“Ne tirez pas sur le pianiste…”
The warning was carefully written in beautiful and elegant red handwriting, on the enormous mirror above the bar counter. Cigarette smoke in the air, bottles standing to attention behind the bar and the sea of hats of the agitated crowd; and above twinkle of hurried toasts, the words seemed to vibrate like a neon sign in the dark… It was one of those hot early July nights in Shanghai and there was I again, at the narrow mouth of Fuzhou Road on the Bund, the old “Blues & Jazz”.
The heat was as unbearable inside the dark bar as it was in the alley it looked out over. The big fan rotated lazily on the ceiling, projecting intermittent shadows on the stage curtains, and seemed to have given up and abandoned any hope of relief… but it was a detail as familiar and uninteresting as the warning on the mirror.
As far as I can remember, that inscription had always been there. France governed this part of the city, known as the “French Concession”, for almost a century and it was, for all purposes, just another region of the Republic.
Once World War II was over, control of this area was returned to the Chinese authorities… it would still be 15 years later, in 1960, when a young Truffaut signed one of the key films of the movement that would try to sweep away, like a gigantic Wave, all the films made by previous generations which certain indignant people disdainfully labelled as “academic cinema”. It was the period of “Nouvelle Vague” and, of course… “Tirez sur le pianiste”.
Impossible not to smile at the cinematographic reference and its negative reflection on the mirror.
In any event… a story in which no one gets murdered will probably won’t contain more than trivialities and paths as beaten as they are boring I thought, once again, as I passed before the mirror looking for a seat at the end of the bar. Among suspicious glances, and a few shoves, I made it there. It was at that precise location that my perspective changed and I saw something that wasn’t there during my last visit… “Ne tirez pas sur le pianiste … nor the saxophonist, please”. Someone had scrawled this desperate plea in Spanish in a careless and hurried way after the pianist’s lovely silhouette. At that moment I suddenly became aware of the music on the stage and its big red velvet curtains behind the band, and sure enough, there was the saxophonist.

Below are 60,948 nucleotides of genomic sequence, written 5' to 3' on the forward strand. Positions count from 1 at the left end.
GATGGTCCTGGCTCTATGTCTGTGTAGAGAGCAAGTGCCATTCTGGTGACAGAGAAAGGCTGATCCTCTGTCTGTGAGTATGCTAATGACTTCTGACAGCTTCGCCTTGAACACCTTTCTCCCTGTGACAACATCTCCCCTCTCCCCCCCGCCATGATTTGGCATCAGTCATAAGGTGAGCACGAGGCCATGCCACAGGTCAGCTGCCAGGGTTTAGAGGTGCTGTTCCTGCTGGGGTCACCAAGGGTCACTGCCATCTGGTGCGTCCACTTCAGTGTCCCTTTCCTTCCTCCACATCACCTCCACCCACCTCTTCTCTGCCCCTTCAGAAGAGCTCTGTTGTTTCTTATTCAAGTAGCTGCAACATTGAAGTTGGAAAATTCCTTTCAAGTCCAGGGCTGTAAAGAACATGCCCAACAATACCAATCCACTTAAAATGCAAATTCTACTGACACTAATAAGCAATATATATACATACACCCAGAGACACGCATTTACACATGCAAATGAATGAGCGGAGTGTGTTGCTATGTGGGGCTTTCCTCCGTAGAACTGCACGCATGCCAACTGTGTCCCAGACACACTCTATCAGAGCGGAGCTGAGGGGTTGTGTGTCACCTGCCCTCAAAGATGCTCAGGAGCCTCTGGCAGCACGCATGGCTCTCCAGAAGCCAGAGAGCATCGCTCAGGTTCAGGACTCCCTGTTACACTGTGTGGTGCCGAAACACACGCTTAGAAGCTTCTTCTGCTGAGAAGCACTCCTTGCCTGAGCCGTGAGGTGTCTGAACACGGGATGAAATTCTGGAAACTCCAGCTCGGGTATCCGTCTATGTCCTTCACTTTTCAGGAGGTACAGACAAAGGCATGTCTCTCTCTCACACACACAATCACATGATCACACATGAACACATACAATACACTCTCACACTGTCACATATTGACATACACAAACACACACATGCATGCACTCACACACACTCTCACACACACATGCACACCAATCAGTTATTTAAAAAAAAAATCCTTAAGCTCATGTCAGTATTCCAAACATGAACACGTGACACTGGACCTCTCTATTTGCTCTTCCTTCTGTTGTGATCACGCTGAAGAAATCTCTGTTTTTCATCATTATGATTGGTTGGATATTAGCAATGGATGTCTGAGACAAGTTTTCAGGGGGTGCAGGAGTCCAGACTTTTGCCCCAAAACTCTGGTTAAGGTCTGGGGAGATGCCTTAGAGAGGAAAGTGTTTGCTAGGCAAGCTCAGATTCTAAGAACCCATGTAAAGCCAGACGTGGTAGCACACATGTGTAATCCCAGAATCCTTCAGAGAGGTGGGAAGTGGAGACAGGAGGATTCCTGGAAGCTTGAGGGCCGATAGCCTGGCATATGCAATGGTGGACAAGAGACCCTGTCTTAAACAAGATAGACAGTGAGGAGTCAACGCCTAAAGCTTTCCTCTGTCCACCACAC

There was something about him that I instantly found familiar, the way he bent over his instrument, his impeccable ochre suit and the loud tie… maybe it was the light but both his hair, combed back, and his moustache had a copper shine and his face was framed by sharp sideburns.
The improvised number ended abruptly, and without waiting for the applause the man very carefully and reverently left his saxophone on a chair and rapidly made his way to the end of the bar where I was watching the scene.
“Sam, please”, he shot at the barman and his glass instantly clinked beside mine on the polished wood surface of the bar counter. Faced with the perspective of a good story…
– “May I buy you a drink, friend?”, I asked.
– “Listen mate, I don’t like your manners and whatever you’re selling, I’m not buying”, the saxophonist drily declared without raising his eyes from his glass.
– “Don’t worry, I’m not selling anything”, my reply made him look up at last.
– “In that case I happily accept!”, he celebrated by raising his glass, a gesture I mirrored.
– “So tell me… is the profession that dangerous? I asked as I gestured towards the mirror above the counter.
– “It’s not that bad, times have changed a lot, the most dangerous thing you can find in this joint still walks on stiletto heels… The doorman doesn’t even search you at the door anymore!”
We both burst out laughing, making a few heads turn for a couple of seconds. I won’t bore you with the rest of the conversation, but that was how, among references to old films and jazz pieces, that night I met Daniel Nel·lo, one of the key musicians in our country for more than 30 years in Rock’n’roll (he started his career in 1985 with “Los Rebeldes”), Rhythm and blues and Jazz with countless collaborations and musical adventures.
“What the hell are we doing here, Dani?… next Thursday on the 25th the new edition of the Heineken Jazzaldia in San Sebastian will start in a big way – Ruben Blades is back in San Sebastian!
– “It’s time for a change of scenery… it might even be possible to get the old band back together, give me a minute”
He quickly downed his last drink, returned to the stage and with a slight nod he said farewell to the rest of the band while he picked up his saxophone with his right hand. Back at the bar counter, he leaned over and hurriedly erased the words in Spanish on the mirror. We turned the corner towards the Bund, the waters of the Huangpu flowed darkly and by then the fog had settled on both banks. At the other side, to the east, we had Pudong… and “with that rhythm that handsome guys walk with”, we jumped into the first taxi that passed by us.
– “To the airport, Nando! I have a feeling this could be the start of a beautiful friendship”
“Life gives you surprises
Surprises life gives you, oh god…!”